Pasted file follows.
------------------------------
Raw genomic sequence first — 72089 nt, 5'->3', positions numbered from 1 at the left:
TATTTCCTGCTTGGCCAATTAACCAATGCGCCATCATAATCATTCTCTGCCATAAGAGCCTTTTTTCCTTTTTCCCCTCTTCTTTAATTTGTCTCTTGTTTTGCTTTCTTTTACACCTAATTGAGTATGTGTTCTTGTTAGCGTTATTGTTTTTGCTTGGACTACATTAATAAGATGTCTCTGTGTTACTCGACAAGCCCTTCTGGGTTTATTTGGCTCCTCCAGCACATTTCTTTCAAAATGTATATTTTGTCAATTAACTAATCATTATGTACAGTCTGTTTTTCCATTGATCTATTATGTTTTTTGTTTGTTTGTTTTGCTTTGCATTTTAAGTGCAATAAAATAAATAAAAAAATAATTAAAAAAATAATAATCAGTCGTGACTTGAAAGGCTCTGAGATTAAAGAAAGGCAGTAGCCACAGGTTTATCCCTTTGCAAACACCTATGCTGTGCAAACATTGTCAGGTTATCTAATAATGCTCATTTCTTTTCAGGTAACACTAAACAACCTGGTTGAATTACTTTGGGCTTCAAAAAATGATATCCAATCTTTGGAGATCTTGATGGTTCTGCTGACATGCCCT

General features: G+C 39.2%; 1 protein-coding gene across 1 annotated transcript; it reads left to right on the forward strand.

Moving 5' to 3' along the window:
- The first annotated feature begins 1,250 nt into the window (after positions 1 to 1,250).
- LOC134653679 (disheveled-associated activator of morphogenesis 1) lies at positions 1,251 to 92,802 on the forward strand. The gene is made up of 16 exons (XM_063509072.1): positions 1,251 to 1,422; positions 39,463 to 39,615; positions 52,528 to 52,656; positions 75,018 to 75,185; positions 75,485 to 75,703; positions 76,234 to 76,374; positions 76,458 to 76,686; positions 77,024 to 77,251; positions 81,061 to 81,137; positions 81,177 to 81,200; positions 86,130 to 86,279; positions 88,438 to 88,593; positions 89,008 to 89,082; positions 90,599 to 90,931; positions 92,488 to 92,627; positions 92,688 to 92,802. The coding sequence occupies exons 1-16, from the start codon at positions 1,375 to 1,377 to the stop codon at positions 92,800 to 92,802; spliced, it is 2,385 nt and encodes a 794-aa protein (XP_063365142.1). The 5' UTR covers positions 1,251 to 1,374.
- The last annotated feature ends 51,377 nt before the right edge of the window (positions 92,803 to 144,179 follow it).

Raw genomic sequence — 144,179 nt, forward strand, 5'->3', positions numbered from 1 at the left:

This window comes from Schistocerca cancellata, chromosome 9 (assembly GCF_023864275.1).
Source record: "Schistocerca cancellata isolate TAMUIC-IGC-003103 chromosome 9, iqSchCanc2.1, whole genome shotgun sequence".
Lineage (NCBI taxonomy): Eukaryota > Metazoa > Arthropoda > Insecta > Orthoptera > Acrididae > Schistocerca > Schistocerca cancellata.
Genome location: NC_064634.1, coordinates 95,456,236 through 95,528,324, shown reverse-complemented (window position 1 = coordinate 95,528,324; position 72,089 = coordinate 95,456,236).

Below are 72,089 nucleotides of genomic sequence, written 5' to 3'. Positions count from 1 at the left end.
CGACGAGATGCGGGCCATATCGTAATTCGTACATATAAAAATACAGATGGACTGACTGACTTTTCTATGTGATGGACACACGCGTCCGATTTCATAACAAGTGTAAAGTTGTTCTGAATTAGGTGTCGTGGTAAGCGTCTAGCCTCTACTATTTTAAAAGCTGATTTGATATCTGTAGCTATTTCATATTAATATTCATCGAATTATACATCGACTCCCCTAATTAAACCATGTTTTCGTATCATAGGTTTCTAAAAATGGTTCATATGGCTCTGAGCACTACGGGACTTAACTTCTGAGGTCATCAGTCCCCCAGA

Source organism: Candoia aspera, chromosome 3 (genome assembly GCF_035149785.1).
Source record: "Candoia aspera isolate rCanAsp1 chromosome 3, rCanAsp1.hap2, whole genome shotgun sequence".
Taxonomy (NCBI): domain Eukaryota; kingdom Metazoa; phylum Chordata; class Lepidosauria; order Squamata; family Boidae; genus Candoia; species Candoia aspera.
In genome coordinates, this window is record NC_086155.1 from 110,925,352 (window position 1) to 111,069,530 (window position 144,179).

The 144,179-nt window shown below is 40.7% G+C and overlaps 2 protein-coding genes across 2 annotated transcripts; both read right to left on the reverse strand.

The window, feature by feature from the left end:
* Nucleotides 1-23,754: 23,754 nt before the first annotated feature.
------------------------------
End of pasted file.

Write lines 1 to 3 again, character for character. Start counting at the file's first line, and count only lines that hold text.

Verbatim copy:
Raw genomic sequence first — 72089 nt, 5'->3', positions numbered from 1 at the left:
TATTTCCTGCTTGGCCAATTAACCAATGCGCCATCATAATCATTCTCTGCCATAAGAGCCTTTTTTCCTTTTTCCCCTCTTCTTTAATTTGTCTCTTGTTTTGCTTTCTTTTACACCTAATTGAGTATGTGTTCTTGTTAGCGTTATTGTTTTTGCTTGGACTACATTAATAAGATGTCTCTGTGTTACTCGACAAGCCCTTCTGGGTTTATTTGGCTCCTCCAGCACATTTCTTTCAAAATGTATATTTTGTCAATTAACTAATCATTATGTACAGTCTGTTTTTCCATTGATCTATTATGTTTTTTGTTTGTTTGTTTTGCTTTGCATTTTAAGTGCAATAAAATAAATAAAAAAATAATTAAAAAAATAATAATCAGTCGTGACTTGAAAGGCTCTGAGATTAAAGAAAGGCAGTAGCCACAGGTTTATCCCTTTGCAAACACCTATGCTGTGCAAACATTGTCAGGTTATCTAATAATGCTCATTTCTTTTCAGGTAACACTAAACAACCTGGTTGAATTACTTTGGGCTTCAAAAAATGATATCCAATCTTTGGAGATCTTGATGGTTCTGCTGACATGCCCT

General features: G+C 39.2%; 1 protein-coding gene across 1 annotated transcript; it reads left to right on the forward strand.